Genetic profiling in non-small cell lung cancer. To predict response to immunotherapy
Examensarbete för masterexamen
Biotechnology (MPBIO), MSc
Genetic profiling in non-small cell lung cancer To predict response to immunotherapy JOHANNA SVENSSON Department of Life Sciences Chalmers University of Technology Abstract Introduction. Treatment of non-small cell lung cancer (NSCLC) was revolu tionised with immunotherapy. Particularly important is immune checkpoint blockade (ICB) targeting PD-1/PD-L1; nevertheless, two thirds are unresponsive to ICB. Better biomarkers are warranted besides the FDA approved tumour mutational burden (TMB). Genetic variants in a few selected genes have been suggested to predict response to ICB alone or in combinations as co-variants in both blood an tissue. This study aims to interpret variants in both blood plasma and tissue, and in addition analyse mutational signatures of the tumours, that might be used as biomarkers. Material and Methods. The prospective study cohort includes n=50 stage III-IV NSCLC patients that received ICB as first- or second line of treatment. Blood and tumour tissue was sequenced with next-generation sequencing (NGS) with a panel of 591 cancer-associated genes. A comprehensive variant interpretation and classification approach was used to subclass somatic variants into 6 different categories based on standard workflows, in combination with several databases and prediction tools. In addition, mutational signatures were extracted using SigProfiler tools and analysed. For n=26 patients variants were also monitored in blood during treatment with ICB using ultrasensitive methods for variant identification. Results and Discussions. In total 859 true variants were identified. These included 40 pathogenic, 96 likely pathogenic and 685 variants of unknown significance (VUS). The VUS:es were further subclassed into different categories to identify those with higher or lower driver properties and probability of pathogenicity. By using this approach 34 VUS++ and 75 VUS+ were identified. Frequently mutated genes, number of variants in different classes and their pathogenicity were related to ICB response, as was mutational signatures and levels of ctDNA at various timepoints. Conclusion. Understanding the genetic landscape and identifying biomarkers of ICB are key considerations in development of personalised treatment. The approach of a thorough classification including subclassification of the VUS:es led to identification of variants that can potentially function as biomarkers, in combination with other. Mutational signature analysis lead to differentiation of tumour types. The analysis of the combination of mutational signatures and genetic variants further enhanced refinement of biomarkers of response to ICB. Monitoring variants in ctDNA is a molecular tool for early identification of response or progress during treatment in NSCLC.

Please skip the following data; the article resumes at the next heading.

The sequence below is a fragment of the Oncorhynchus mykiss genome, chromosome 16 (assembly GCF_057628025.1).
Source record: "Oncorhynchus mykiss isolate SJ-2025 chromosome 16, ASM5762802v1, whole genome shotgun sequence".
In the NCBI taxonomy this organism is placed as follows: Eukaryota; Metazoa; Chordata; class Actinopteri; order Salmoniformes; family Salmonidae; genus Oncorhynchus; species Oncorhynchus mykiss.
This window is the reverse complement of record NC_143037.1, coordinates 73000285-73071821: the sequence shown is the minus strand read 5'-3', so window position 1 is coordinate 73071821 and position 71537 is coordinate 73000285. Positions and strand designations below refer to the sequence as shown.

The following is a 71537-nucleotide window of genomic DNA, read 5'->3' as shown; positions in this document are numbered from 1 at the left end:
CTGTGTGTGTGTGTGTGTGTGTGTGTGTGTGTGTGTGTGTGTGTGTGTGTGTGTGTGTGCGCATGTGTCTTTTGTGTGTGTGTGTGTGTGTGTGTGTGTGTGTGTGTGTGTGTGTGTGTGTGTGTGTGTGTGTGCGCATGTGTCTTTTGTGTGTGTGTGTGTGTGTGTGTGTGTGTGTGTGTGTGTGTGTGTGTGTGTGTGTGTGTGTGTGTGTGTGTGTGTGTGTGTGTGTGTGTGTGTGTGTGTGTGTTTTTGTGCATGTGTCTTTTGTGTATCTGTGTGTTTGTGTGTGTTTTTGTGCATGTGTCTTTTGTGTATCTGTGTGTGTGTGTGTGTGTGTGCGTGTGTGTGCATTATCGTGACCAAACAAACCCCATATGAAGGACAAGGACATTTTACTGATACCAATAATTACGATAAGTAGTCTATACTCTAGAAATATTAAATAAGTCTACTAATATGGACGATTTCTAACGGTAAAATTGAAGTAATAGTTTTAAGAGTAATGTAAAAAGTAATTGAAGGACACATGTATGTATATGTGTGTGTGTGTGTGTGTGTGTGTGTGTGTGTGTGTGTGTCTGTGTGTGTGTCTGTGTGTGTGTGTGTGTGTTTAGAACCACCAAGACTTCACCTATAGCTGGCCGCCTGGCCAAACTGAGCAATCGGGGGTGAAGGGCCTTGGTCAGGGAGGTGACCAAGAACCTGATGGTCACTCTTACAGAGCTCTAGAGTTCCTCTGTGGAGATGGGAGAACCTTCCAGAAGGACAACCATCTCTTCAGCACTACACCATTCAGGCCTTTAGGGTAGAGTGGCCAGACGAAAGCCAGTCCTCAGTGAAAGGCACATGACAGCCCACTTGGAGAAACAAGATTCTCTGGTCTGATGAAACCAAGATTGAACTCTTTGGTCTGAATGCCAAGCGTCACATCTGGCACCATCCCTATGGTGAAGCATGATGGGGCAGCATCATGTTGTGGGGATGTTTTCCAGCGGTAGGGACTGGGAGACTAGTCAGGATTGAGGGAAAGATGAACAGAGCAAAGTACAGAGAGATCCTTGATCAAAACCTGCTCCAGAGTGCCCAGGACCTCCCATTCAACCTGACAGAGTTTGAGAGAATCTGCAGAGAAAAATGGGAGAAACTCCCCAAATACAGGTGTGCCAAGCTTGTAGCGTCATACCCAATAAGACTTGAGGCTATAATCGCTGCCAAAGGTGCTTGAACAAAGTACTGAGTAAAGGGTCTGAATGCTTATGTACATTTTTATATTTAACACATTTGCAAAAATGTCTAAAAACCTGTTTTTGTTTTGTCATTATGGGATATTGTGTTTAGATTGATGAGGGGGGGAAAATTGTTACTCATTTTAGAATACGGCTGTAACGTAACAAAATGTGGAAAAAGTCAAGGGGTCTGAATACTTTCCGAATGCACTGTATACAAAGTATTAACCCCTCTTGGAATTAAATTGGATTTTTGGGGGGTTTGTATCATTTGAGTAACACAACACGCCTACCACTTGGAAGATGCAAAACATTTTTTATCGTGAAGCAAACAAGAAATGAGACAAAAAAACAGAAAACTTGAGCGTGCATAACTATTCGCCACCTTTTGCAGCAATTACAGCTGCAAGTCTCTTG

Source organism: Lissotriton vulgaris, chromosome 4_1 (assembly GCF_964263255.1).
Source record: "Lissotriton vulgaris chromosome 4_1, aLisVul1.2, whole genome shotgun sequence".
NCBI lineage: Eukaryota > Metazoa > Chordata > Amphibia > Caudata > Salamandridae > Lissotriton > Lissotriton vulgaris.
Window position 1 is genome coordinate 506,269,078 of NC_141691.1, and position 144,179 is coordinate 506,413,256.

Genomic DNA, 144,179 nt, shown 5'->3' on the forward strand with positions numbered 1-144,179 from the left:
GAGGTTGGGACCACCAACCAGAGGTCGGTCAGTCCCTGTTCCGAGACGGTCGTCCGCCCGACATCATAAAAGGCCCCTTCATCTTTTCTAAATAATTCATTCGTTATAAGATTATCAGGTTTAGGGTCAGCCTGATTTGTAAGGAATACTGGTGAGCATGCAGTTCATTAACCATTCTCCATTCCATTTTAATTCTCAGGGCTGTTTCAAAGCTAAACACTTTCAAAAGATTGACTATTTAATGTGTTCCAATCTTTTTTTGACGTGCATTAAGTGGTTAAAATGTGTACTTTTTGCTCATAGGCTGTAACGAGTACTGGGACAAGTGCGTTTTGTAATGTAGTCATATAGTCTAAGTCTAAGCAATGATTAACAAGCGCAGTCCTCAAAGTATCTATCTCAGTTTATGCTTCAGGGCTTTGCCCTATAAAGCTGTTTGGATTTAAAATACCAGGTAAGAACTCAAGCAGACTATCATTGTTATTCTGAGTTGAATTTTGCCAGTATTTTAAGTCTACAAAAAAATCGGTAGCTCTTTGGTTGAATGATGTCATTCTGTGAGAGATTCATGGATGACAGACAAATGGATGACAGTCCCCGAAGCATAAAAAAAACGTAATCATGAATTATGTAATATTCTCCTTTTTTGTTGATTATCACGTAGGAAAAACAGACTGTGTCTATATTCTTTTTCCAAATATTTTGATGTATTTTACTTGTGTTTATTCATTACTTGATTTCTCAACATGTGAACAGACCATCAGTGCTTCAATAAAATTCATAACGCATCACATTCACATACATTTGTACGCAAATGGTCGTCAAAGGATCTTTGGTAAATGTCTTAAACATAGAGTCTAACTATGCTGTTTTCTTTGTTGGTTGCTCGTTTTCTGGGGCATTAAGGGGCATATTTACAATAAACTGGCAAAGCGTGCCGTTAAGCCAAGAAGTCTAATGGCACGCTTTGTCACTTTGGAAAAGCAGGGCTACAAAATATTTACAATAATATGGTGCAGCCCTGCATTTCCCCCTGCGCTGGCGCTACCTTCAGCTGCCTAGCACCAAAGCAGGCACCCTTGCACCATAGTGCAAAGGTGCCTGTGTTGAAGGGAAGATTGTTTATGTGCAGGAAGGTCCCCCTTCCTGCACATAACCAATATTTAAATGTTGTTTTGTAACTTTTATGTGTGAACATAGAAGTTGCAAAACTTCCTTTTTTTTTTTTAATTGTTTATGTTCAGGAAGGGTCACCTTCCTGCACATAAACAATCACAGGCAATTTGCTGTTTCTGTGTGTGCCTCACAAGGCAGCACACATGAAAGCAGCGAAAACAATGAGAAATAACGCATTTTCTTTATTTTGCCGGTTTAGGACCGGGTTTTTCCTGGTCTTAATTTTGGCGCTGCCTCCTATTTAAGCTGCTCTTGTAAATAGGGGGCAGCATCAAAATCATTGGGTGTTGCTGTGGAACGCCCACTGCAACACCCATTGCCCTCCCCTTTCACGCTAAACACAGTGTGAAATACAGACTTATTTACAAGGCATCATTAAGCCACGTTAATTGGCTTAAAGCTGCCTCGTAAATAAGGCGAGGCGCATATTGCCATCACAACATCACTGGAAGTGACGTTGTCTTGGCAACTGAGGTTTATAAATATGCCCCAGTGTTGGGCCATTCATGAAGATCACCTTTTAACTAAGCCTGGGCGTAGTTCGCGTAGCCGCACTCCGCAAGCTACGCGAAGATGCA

Biomarker , ctDNA , ICB , Mutational signature , NSCLC , Variant classification